Tuesday, 24 September 2013

25 September 2013
While there has been a lot of hype over the new Labour leadership, the reality is very little has changed. It is still the same old group, albeit a little reshuffled, with all the old rivalries and tensions simmering as ever, just below the surface.
The new leader is promising a bold, new direction, apparently an antipodean version of the pre-distribution theory currently doing the rounds in northern hemisphere left-wing circles. Pre-distribution is actually a far more interventionist policy than even left-wing governments have traditionally advocated, focusing on preventing rather than ameliorating social and economic inequality. While it might sound good the significant constraints pre-distribution would place on business and society make it impractical.
And even if Labour could win the pre-distribution argument, and persuade people it is not just another attack on success and the aspirations of the middle class, it would still have to accommodate the ever-strident Greens and probably the grumpy, terminally unreliable New Zealand First to form a government. It would never last – remember, it was the Greens who walked out of the Alliance and forced the Clark Government to an early election in 2002, and that Mr Peters has so far been fired from every government he has ever been part of.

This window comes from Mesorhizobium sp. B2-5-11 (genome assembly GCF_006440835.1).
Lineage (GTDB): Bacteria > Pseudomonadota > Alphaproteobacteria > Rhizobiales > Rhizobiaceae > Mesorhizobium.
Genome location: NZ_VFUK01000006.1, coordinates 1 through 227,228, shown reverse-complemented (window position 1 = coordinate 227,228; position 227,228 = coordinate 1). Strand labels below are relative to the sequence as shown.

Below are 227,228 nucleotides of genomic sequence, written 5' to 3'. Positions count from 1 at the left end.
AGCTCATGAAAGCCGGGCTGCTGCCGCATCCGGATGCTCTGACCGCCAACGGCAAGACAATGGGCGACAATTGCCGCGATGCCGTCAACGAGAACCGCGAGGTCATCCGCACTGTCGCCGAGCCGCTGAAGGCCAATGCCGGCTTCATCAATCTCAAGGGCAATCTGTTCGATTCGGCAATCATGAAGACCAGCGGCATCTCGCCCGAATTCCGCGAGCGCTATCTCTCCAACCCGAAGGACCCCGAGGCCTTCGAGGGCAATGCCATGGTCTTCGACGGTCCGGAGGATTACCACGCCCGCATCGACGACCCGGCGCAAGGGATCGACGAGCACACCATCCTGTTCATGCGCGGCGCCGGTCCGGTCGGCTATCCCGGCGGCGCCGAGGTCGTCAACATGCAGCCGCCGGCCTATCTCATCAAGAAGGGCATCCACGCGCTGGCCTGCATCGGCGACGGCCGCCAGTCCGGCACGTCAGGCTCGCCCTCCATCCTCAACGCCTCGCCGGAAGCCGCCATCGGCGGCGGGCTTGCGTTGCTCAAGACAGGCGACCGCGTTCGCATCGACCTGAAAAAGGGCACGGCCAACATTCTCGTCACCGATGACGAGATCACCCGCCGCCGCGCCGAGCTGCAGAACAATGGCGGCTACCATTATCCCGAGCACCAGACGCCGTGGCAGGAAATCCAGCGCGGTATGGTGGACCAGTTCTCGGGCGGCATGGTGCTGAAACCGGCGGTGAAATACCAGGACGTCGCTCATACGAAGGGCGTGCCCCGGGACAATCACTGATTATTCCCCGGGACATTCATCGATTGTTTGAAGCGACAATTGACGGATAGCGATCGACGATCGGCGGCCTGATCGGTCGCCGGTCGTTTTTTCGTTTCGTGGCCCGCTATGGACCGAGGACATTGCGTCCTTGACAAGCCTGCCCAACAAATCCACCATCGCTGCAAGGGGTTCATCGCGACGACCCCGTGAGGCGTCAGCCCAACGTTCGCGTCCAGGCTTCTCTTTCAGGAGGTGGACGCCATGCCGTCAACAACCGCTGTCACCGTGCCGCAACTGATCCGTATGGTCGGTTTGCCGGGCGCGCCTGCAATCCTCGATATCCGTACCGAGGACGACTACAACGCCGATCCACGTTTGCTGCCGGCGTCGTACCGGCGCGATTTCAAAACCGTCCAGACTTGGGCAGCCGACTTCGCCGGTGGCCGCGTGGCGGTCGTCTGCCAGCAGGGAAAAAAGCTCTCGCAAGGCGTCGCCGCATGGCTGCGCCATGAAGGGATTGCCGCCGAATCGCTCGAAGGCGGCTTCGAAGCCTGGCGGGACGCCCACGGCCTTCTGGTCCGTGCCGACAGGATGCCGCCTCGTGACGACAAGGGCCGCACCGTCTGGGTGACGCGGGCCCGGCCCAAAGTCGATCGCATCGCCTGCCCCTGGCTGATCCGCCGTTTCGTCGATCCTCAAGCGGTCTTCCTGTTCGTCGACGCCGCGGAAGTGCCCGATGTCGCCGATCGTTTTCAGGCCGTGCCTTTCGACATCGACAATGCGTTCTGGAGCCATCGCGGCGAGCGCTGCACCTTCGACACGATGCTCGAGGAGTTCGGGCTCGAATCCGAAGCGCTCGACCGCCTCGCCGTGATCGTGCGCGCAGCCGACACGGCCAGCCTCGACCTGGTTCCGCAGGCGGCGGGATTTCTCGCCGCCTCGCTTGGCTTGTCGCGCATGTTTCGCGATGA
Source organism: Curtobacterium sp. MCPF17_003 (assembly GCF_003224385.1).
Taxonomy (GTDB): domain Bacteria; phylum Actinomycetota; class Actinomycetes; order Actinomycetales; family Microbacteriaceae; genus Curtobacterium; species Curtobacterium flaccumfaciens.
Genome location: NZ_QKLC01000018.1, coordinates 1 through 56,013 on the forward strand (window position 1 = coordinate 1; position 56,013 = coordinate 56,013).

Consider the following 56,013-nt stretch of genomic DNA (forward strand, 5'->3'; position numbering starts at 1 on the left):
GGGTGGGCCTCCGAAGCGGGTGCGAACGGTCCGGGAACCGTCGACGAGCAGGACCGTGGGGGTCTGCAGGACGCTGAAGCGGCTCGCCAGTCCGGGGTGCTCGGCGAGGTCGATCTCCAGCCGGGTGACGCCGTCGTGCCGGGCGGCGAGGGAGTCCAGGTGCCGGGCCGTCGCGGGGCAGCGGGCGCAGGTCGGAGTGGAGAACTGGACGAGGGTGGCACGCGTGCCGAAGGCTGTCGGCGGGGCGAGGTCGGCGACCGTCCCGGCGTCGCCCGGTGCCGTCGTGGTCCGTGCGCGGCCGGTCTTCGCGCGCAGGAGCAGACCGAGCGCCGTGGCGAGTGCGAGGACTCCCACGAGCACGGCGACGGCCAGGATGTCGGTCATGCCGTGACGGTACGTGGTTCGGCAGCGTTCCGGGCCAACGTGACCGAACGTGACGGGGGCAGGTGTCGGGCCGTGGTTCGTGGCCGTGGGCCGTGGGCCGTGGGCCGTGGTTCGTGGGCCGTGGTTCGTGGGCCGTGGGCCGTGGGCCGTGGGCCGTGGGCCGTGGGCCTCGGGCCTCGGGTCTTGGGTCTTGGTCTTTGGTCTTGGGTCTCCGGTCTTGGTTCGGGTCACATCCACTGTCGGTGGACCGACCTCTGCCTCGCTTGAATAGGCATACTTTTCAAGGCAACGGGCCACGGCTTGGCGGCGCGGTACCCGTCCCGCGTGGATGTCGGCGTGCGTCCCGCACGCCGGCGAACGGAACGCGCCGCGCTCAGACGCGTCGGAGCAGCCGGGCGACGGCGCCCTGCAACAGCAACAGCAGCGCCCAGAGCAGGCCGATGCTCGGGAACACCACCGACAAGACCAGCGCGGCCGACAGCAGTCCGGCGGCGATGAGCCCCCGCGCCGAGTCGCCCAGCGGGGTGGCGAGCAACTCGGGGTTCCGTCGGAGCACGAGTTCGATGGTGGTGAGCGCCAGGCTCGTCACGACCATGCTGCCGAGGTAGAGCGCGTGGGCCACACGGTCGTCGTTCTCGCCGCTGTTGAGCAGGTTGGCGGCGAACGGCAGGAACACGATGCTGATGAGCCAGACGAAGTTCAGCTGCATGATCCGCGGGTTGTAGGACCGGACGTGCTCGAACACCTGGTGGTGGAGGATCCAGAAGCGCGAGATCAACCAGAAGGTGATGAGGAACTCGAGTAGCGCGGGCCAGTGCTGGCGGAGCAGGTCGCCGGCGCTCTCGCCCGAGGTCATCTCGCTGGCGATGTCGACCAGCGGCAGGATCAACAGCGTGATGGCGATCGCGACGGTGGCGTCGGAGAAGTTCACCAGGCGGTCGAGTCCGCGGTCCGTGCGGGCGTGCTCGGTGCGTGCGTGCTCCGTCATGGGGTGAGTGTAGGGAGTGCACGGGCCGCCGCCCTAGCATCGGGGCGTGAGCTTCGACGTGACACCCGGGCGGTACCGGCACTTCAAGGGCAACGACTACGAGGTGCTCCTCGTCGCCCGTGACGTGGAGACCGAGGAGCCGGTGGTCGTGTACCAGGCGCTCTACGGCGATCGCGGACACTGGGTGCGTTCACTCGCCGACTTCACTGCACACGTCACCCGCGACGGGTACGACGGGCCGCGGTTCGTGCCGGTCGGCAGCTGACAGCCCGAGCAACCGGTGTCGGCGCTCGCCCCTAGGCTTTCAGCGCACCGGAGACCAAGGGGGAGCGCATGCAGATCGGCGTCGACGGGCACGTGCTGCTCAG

So, despite the hype, the reality remains the same. The left-wing axis is most unlikely to be able to form coherent, stable government. All of which shifts the onus back to John Key and the National party. And that is where this week’s German election provides relevant lessons. Chancellor Merkel’s party emerged as easily the largest party, but without an overall majority, while its long-term coalition partner failed to cross the threshold to win seats in the Bundestag, leaving Ms Merkel having to negotiate a coalition with any or all of the left wing parties, if she is to be able to form a new government.  
Failure by National to nurture its government partners now – and not the Labour leadership change – could yet prove to be turning point in determining the shape of the next New Zealand government.
And that is something for John Key to ponder on his flight home after his current overseas trip.

1 comment:

  1. Instability inside a political party does create uncertainty in voters mind - if I were a Labour supporter, which am not, I'd be concerned if this new "leadership" got into government 2014 with the state they are in now.

    And you are right when you say National will have to think about its current position. To mention the German elections is a prophetic warning for all political parties here.

    This season of challenges is alarming, however, once the rot settles down and new shoots improve their worth, then perhaps things might turn for the better come 2014 Elections. But at the moment, it is a big "If".

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